Reviewed by Emma Shi

louder
by Kerrin P. Sharpe
Published by Victoria University Press
ISBN 9781776561964

Book review: The Little Kiwi and the treaty, by Nikki Slade Robinson

Available at bookshops nationwide.

cv_the_little_kiwi_and_the_treatyThis is another gem of a book in the Little Kiwi series by Nikki Slade Robinson.  Little Kiwi’s Koro tells the story of their ancestors coming from different lands.  Koro’s ancestors were the best food finders in the land and the ancestors of Kuia were known as the best nest builders.

They settled on the same land and a fight broke out before the chiefs stepped forward to find a resolution to the conflict. The author talks through the tense negotiations, staying true to the high emotions we all feel when we need to compromise! Te reo Māori is woven throughout the text – and many words are quietly translated as you read along (perfect for introducing new vocabulary).

The text is beautifully accompanied by Nikki’s illustrations. We are transported back in time by the clever use of black and white pictures when Koro is remembering the past. I still love all the emotion Nikki can portray with Little Kiwi – and the little details which distinguish each character (especially the pounamu being worn by the chiefs).

The familiar characters of Little Kiwi and her family introduces ideas about family history and identity to young children. Through Koro’s story we also come to understand what a treaty is. It is a gentle reminder for all children about friendship, conflict resolution and learning from each other.

It is a picture book that can be a wonderful teaching tool to talk about co-operation or simply enjoyed for the wonderful story-telling within.

Reviewed by Sara Croft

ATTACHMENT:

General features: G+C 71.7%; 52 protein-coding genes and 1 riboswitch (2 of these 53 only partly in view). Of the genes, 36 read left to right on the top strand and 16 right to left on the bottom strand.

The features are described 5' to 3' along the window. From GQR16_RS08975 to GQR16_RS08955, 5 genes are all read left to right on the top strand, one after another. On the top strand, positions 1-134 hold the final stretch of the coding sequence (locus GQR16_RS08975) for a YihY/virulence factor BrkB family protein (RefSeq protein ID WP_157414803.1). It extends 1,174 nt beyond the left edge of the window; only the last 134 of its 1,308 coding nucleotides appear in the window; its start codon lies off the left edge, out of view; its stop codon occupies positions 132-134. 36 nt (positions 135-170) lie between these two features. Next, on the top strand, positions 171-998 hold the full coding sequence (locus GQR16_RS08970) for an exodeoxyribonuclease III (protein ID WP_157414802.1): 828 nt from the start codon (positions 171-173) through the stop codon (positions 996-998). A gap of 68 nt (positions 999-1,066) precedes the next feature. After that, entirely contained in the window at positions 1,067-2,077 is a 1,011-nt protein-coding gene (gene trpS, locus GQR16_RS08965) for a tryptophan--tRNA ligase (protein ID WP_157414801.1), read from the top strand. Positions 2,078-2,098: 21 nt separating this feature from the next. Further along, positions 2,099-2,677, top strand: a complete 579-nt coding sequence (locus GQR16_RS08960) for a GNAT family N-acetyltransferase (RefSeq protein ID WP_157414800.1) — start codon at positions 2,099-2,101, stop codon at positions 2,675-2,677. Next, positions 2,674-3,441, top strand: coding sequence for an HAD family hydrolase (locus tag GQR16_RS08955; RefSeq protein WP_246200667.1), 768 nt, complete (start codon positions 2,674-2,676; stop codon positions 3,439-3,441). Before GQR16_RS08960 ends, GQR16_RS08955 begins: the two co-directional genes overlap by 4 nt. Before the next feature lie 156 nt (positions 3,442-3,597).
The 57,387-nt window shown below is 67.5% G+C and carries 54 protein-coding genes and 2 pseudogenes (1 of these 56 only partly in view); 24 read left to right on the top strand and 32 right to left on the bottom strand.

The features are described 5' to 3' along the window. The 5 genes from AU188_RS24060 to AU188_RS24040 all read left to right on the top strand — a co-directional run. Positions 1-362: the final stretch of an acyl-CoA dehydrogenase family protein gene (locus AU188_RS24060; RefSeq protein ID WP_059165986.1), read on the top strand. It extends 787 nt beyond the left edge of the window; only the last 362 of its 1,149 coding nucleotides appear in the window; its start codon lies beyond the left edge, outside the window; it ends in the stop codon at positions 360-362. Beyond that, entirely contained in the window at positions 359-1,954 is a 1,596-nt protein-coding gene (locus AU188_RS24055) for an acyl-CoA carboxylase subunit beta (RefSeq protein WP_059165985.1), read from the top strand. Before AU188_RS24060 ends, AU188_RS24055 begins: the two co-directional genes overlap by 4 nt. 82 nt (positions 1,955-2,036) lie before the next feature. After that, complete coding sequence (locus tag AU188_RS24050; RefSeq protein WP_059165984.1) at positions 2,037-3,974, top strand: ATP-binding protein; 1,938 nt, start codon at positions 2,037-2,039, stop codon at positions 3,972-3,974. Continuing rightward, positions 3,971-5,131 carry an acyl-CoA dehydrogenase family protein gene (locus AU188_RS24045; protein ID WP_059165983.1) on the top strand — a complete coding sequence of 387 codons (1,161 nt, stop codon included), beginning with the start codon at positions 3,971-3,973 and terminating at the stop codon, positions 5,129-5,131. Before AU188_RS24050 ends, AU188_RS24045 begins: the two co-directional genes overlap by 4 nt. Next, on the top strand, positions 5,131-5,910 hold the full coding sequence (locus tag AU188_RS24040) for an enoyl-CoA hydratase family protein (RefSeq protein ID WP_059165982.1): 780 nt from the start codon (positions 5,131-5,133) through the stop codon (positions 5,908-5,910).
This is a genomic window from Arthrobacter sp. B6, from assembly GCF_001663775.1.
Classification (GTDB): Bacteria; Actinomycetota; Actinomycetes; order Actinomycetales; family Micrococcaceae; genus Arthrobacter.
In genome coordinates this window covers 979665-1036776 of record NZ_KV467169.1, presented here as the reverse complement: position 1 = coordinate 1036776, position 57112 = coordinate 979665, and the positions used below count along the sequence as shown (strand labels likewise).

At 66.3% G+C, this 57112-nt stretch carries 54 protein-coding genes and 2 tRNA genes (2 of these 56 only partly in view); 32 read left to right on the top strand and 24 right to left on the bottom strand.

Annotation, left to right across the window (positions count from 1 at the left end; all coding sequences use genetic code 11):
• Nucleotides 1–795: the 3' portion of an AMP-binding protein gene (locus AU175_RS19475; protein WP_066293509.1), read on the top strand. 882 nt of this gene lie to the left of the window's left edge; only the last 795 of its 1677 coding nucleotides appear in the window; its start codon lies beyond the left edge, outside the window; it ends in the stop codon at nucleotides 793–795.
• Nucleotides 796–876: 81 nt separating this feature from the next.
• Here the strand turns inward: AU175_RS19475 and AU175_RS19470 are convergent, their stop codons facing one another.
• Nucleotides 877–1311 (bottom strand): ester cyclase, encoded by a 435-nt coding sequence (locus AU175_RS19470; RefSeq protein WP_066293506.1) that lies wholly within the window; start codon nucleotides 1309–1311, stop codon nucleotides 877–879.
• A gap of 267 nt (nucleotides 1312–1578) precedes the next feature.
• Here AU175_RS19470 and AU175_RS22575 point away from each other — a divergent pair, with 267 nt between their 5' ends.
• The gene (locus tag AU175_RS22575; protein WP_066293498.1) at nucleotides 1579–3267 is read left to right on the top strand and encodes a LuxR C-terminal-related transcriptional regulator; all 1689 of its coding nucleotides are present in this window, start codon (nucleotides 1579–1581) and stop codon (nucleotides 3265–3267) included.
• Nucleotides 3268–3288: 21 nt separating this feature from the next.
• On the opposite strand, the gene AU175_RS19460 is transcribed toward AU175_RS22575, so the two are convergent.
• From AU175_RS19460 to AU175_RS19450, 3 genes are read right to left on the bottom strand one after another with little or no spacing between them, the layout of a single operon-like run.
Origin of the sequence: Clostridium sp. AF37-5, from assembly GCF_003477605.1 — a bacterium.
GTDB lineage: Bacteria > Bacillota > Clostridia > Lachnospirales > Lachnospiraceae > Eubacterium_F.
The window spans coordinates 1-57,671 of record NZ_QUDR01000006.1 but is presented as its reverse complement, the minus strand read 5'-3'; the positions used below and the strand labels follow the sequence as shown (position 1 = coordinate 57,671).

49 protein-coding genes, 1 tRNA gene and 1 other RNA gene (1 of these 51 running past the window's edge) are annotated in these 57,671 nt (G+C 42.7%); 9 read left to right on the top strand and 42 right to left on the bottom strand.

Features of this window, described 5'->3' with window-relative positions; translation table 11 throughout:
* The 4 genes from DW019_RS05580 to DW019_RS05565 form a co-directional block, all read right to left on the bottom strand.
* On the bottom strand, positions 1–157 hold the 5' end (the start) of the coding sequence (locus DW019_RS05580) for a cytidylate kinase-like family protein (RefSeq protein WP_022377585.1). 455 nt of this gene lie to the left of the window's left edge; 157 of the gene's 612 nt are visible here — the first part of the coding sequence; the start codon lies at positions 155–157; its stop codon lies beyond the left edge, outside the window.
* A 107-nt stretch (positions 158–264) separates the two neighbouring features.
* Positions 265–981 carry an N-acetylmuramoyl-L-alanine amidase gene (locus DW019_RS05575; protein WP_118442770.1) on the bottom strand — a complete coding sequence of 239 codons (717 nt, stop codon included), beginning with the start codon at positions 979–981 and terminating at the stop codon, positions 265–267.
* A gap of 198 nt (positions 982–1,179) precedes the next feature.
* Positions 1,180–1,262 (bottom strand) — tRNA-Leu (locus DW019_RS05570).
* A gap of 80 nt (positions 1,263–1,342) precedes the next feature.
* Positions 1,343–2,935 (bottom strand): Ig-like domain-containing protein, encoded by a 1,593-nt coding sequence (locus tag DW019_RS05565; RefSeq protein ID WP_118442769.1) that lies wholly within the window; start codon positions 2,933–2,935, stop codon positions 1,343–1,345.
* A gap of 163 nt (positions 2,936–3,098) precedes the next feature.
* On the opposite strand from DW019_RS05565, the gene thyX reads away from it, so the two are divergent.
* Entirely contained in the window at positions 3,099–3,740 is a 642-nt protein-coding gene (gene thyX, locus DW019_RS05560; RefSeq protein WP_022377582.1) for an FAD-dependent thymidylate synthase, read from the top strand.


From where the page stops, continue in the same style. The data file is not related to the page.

The Little Kiwi and the Treaty
by Nikki Slade Robinson
Published by David Ling Publishing
ISBN 9781927305485

LitCrawl Starling Residencies & Bad Diaries Salon, Saturday, 10 November 2018

Tara Black spun her magic with words and illustrations on Saturday, 10 November at LitCrawl, checking out Starling: Meet The Residents, then going on to the Bad Diaries Salon.

Starling Residents 2

The featured authors at The Starling event at LitCrawl were: Rebecca Hawkes, Isabelle McNeur, Eleanor Merton, Aimee-Jane Anderson-O’Connor, essa may ranapiri, and Ruby Solly.

Bad Diaries Salon

Tara has covered the Bad Diaries Salon without details, as requested by the rules of the event. I like the way she has given the background of invisible notes. I also like the escaping sharks.

All notes and illustrations were done by Tara Black, and all rights to use the images are reserved. Please check out Tara’s website if you’d like to communicate with her.

LitCrawl 2018 website.

LitCrawl Extended: Saturday 10 November, KidsCrawl & More

Tara Black spun her magic with words and illustrations on Saturday, 10 November at LitCrawl Extended. Here are the sessions she covered, with a small note from Sarah about the KidsCrawl, which she also attended!